A Norwegian massacre and the spread of far right ideology – ten years on

Feb. 17th at 6 pm GMT

by Lene Auestad

Part of the Psychoanalysis and Politics digital series Crises and Transmission

This year marks ten years since a far right extremist, Anders Behring Breivik, murdered 77 people at the government building in Oslo and at Utøya Labour Party youth camp. This fairly recent trauma has not yet been worked through in Norwegian society. In this paper I will discuss the terrorist’s background and motivation – his islamophobic, racist and sexist fantasies, as well as the political reactions by opinion leaders in the aftermath of the massacre and during the years that followed. After the most serious terror attacks in Norway since the Second World War, right wing extremist’s perspectives have increasingly been affirmed and supported by mainstream representatives. The official arguments state that “freedom of speech” legitimises their claim to be heard. This stance may be motivated by fear; it might also be motivated by partial support for their point of view. The result is that expressions of xenophobic hatred have received a large share of uncritical attention, so that after the terror attacks, the divide between extreme and mainstream variants of nationalism is even more blurred than it was before.

This paper builds on my earlier contribution “Idealised sameness and orchestrated hatred: extreme and mainstream nationalism in Norway” in the book Nationalism and the Body Politic, Lene Auestad ed., Karnac, 2014. The book and the Psychoanalysis and Politics conference that preceded it was motivated by the rise of nationalist and racist rhetoric and politic in a number of different countries. Hungary and Poland are cases in point, and since then we have witnessed both Trump’s rise to power in the US and the Brexit vote in the UK. We may take this opportunity to reflect on our own and our fellow citizens’ identifications in times of political violence and upheaval; to what extent do we see ourselves as Victims? Perpetrators? Bystanders? And who is imagined as being part of the “We”? How might we get further in terms of working through such traumas on a social level?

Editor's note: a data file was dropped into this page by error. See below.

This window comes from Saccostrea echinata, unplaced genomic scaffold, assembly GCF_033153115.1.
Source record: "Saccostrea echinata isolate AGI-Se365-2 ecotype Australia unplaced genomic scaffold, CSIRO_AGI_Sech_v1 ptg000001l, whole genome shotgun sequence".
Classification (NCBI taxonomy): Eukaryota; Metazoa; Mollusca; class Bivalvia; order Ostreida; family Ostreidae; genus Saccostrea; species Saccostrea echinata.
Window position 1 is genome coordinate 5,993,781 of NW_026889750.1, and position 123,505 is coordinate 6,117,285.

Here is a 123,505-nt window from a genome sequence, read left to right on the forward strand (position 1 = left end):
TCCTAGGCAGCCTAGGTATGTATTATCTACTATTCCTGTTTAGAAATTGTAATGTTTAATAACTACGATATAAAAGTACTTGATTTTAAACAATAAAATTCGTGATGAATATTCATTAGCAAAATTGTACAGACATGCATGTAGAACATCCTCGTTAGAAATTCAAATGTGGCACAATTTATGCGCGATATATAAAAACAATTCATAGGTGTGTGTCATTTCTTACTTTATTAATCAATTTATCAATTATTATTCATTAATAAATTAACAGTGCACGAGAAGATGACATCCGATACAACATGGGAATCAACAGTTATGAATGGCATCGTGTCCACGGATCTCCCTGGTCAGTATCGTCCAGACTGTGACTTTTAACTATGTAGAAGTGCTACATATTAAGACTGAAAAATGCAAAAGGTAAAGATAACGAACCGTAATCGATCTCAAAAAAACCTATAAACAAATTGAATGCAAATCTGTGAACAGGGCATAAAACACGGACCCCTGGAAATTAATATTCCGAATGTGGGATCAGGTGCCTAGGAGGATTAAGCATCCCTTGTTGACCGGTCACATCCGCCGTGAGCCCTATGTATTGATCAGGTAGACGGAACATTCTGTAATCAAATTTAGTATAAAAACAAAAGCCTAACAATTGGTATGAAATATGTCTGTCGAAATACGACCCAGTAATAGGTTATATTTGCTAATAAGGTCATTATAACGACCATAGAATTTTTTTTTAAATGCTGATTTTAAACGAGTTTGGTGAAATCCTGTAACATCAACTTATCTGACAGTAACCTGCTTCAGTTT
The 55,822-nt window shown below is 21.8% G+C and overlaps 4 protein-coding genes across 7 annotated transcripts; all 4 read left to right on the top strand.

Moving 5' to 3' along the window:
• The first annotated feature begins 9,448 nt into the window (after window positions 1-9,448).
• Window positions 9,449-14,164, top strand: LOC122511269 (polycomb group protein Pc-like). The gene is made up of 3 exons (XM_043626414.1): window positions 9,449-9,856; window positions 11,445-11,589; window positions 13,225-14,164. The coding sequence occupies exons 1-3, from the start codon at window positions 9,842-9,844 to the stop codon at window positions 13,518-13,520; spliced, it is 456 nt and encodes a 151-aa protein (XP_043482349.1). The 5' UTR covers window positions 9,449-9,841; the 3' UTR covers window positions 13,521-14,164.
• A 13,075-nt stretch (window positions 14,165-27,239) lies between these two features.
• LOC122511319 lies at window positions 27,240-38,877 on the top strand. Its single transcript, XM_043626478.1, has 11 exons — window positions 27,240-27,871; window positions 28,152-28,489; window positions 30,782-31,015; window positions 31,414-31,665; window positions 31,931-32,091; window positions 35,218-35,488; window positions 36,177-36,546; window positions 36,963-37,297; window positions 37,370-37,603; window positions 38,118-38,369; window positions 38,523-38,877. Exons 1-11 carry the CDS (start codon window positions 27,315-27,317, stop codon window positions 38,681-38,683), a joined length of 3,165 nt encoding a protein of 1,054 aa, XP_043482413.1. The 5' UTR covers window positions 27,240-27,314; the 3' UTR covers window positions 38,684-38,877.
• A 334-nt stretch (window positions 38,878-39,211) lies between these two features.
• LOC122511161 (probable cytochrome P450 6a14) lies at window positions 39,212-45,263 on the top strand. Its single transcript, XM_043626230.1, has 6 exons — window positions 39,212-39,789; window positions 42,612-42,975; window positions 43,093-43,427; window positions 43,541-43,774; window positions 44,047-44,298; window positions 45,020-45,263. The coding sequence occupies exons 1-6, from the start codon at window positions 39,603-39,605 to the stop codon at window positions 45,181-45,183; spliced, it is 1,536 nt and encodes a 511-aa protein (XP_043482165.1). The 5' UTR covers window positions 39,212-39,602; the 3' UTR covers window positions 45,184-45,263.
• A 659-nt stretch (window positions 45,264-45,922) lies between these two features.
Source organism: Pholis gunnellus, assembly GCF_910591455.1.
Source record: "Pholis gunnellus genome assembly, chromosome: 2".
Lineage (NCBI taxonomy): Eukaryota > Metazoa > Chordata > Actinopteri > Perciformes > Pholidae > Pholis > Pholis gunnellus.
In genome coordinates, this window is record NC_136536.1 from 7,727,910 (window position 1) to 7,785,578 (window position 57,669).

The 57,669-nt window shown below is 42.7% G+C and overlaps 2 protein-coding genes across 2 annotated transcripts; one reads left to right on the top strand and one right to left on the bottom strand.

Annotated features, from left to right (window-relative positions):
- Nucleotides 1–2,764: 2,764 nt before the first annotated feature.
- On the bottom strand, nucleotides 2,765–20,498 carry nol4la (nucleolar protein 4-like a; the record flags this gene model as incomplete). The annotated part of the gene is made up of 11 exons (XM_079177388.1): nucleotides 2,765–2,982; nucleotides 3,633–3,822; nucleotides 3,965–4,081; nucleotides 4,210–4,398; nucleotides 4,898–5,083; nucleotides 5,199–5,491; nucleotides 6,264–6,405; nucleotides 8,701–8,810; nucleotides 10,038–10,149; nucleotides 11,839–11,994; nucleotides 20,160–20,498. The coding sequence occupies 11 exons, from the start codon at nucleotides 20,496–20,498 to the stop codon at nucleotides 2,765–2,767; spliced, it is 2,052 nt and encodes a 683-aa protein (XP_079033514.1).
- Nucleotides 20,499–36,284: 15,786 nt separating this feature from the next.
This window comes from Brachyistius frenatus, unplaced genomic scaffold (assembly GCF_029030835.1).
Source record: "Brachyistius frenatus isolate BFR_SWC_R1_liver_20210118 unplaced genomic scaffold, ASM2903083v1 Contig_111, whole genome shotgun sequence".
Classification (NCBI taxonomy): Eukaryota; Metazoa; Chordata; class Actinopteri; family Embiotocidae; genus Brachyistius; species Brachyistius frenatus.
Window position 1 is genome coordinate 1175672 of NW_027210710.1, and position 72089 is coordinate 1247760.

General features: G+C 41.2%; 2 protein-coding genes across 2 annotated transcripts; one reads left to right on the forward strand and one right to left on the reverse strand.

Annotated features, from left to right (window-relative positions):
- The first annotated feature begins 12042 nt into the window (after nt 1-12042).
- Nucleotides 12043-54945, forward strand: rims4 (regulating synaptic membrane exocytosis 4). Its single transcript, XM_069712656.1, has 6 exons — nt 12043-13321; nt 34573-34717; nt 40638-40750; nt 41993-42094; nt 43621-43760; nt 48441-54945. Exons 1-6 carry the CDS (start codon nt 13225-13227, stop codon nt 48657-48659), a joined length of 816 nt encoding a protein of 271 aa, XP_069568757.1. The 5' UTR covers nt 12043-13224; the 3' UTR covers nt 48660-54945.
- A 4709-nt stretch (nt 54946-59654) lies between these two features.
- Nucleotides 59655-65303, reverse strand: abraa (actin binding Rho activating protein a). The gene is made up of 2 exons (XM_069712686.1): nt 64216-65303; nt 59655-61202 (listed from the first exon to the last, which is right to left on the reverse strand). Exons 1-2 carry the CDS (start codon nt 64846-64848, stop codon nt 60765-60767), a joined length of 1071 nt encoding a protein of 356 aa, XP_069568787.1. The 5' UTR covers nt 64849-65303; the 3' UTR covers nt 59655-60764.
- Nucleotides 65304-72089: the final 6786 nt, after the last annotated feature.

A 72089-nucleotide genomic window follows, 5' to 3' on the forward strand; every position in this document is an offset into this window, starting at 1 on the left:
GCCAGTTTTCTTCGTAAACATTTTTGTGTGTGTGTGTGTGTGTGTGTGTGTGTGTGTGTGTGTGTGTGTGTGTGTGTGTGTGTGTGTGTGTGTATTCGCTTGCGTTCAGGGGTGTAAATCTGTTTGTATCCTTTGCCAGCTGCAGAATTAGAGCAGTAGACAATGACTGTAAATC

Dr Lene Auestad holds a PhD in Philosophy from the Ethics Programme, University of Oslo. She writes and lectures internationally on ethics, critical theory and psychoanalysis, with a particular focus on prejudice, racism, discrimination, trauma and nationalism. She is an Associate Member of the Norwegian Psychoanalytical Society. In 2010 she founded the international and interdisciplinary conference series Psychoanalysis and Politics (www.psa-pol.org), which aims to address how crucial contemporary political issues may be fruitfully analysed through psychoanalytic theory and vice versa – how political phenomena may reflect back on psychoanalytic thinking. The series continues to this day, with annual conferences in different European countries.


This event has passed. The film based on the seminar is available for rental on Vimeo.

Image: Oslo domkirke 27. juli 2011, blomsterhavet etter hendelsene 22. juli. Foto: Stig Rune Pedersen, Wikimedia Commons.